HL Deb 10 April 2002 vol 633 cc416-8

3.8 p.m.

The Lord Privy Seal (Lord Williams of Mostyn)

My Lords, before I move the first Motion standing in my name on the Order Paper, perhaps your Lordships would allow me a moment. Noble Lords will want me to record our appreciation of and admiration for the work done these past days by the Gentleman Usher of the Black Rod, Lieutenant General Sir Michael Willcocks. He has been characteristically modest, and I am sure will be extremely displeased with me, about his part in the operation. As we all know, his role was crucial. He had overall responsibility for all the parliamentary arrangements. He led his team with authority, precision, foresight and dependability. The operation was therefore carried out with dignity and a tactful appreciation of the mood and emotions of the public and the Royal Family. We are all extremely fortunate.

He was assisted by a high-calibre team of staff from all around the Parliamentary Estate. I am sure we would want to thank the security staff who made it possible for Westminster Hall to stay open all night; the staff of the Parliamentary Works Directorate, who put in place all the scaffolding, tents and other building works, including the building of the catafalque; and the Clerks and other staff of the House who ran the information room and provided us with the words of the humble Address last Wednesday. We thank also the Doorkeepers who guided us through the various ceremonies with their customary gentle authority; and the catering staff who planned and provided refreshment for us in very unpredictable circumstances. Perhaps I may thank most particularly the Yeoman Usher of the Black Rod, Brigadier Hedley Duncan, who was a most able and reliable deputy to Black Rod. He co-ordinated many of the fine details of the operation and all the extensive contacts with the media. All worked extended hours under great pressure and delivered quite marvellous results.

I know that the House will join me in expressing our thanks for the way in which the job was done which allowed that sad occasion to be marked with such dignity and grace. I beg to move.

Moved, That leave be given to the Lord Hunt of Kings Heath to advance the Committee stage of the National Health Service Reform and Health Care Professions Bill from Thursday 18th April to tomorrow.—(Lord Williams of Mostyn.)

Lord Strathclyde

My Lords, I wholeheartedly support everything that the noble and learned Lord the Leader of the House has just said. It is entirely right that our thanks and congratulations as a House should go to Black Rod. Of course this was an event that had been a long time in the planning. It went without a hitch.

The noble and learned Lord used the word "dignity". He was quite right to do so. I witnessed some of the queuing that took place. There was no trouble in the very long queues. The operation was expertly controlled. The decision at this sad time to allow access to Westminster Hall for nearly 24 hours a day was utterly right and demonstrated the flexibility of the House authorities. The supplying of tea and coffee and other help in Victoria Gardens also worked extremely well.

I think that there is huge appreciation, not just from this House but throughout the country, for the way in which the operation was managed. It was seamless. Our wholehearted thanks go not only to Black Rod, as the noble and learned Lord quite rightly said, but to him and his team, for running this excellently executed operation.

Baroness Williams of Crosby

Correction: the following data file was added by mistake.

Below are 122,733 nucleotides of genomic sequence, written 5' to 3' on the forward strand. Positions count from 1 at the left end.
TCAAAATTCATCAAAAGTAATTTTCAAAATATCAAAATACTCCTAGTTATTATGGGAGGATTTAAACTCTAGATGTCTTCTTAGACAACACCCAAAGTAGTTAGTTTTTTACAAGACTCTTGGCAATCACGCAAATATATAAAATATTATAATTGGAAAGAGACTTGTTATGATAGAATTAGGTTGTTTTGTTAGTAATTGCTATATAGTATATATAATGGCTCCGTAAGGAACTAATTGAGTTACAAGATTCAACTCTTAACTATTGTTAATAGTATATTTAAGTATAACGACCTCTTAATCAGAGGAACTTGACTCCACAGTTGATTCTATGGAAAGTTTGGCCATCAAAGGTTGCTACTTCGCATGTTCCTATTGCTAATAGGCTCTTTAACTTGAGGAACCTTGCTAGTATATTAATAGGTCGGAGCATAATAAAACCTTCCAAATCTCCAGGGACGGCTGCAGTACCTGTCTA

My Lords, perhaps I may add the thanks of these Benches. There is no question but that Black Rod, his deputy and the staff of the House caught in a most remarkable way a national mood. It was a national mood of respect, dignity and affection, but also one that showed an extraordinary level of self-restraint. Anyone who saw the way in which the British public behaved would recognise how its respect for the Queen Mother was reflected fully in the attitudes and the extraordinary dedication of the staff of this House. I should like to echo what the noble Lord the Leader of the Official Opposition said about, in particular, the ability to keep the House open for 24 hours a day in order to allow everyone who wished to do so to pay their respects.

Perhaps I may finally pay tribute to the excellent bearing of the Captain of the Gentleman-at-Arms and the Captain of the Yeomen of the Guard who did this House proud in the way that they guarded the catafalque. I am sure that we would all want to be associated with thanks given to them.

Lord Craig of Radley

My Lords, on behalf of these Benches, I echo the words of the noble and learned Lord the Leader of the House. On behalf of all Cross-Benchers, I thank Black Rod and his team for their work. I hope that the House will agree that Sir Michael's background and knowledge was a contributory factor in the quite outstanding success and pageantry of the past 10 days. They have been days of great historical importance, emotions and national unity. We give our congratulations to him and to all his team who so willingly and enthusiastically devoted enormous time and effort in ensuring the success of the arrangements made for the lying-in-state of Her Majesty Queen Elizabeth the Queen Mother. We thoroughly support what the noble and learned Lord the Leader of the House said.

The Lord Bishop of Portsmouth

My Lords, I associate these Benches very much with the words of the noble and learned Lord. A huge amount of extra work was done. It was widely appreciated. I know that I speak for many clergy of all denominations all over the country in saying how good it was to know that Westminster Hall was open while we gave interviews or preached sermons and were able to refer to that unique piece of history. Congratulations to them all.

On Question, Motion agreed to.